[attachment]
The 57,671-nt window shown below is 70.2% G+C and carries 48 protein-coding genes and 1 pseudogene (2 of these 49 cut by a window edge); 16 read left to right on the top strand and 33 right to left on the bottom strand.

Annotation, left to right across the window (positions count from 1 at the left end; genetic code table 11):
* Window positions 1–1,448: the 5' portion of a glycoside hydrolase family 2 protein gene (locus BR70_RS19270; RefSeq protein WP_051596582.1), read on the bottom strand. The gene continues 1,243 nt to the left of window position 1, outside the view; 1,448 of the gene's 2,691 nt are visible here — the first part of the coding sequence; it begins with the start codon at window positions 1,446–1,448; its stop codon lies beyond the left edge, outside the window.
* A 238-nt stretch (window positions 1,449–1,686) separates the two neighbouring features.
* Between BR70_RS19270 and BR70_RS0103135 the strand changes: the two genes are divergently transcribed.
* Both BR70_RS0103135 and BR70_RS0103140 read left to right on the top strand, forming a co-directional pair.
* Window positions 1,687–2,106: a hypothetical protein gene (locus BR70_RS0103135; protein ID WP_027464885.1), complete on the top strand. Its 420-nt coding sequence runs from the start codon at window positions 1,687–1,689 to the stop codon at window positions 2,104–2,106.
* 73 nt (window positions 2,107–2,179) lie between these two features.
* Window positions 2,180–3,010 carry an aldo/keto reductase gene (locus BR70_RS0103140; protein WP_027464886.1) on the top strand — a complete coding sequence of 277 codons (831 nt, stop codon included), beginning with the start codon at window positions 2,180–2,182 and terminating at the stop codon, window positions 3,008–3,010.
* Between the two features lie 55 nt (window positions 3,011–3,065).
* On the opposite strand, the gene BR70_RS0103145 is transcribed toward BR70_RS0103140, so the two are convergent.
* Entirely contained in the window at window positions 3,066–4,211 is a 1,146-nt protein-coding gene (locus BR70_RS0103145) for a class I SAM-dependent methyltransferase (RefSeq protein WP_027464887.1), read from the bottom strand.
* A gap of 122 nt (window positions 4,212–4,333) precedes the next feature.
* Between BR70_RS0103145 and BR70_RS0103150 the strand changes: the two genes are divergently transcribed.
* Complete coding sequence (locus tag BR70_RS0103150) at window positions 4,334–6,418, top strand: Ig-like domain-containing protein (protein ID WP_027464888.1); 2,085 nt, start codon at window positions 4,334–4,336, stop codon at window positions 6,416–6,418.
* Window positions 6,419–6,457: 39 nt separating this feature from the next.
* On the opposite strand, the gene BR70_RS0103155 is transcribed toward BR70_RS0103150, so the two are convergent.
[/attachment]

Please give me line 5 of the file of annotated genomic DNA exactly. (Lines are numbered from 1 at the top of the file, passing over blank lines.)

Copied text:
* Between BR70_RS19270 and BR70_RS0103135 the strand changes: the two genes are divergently transcribed.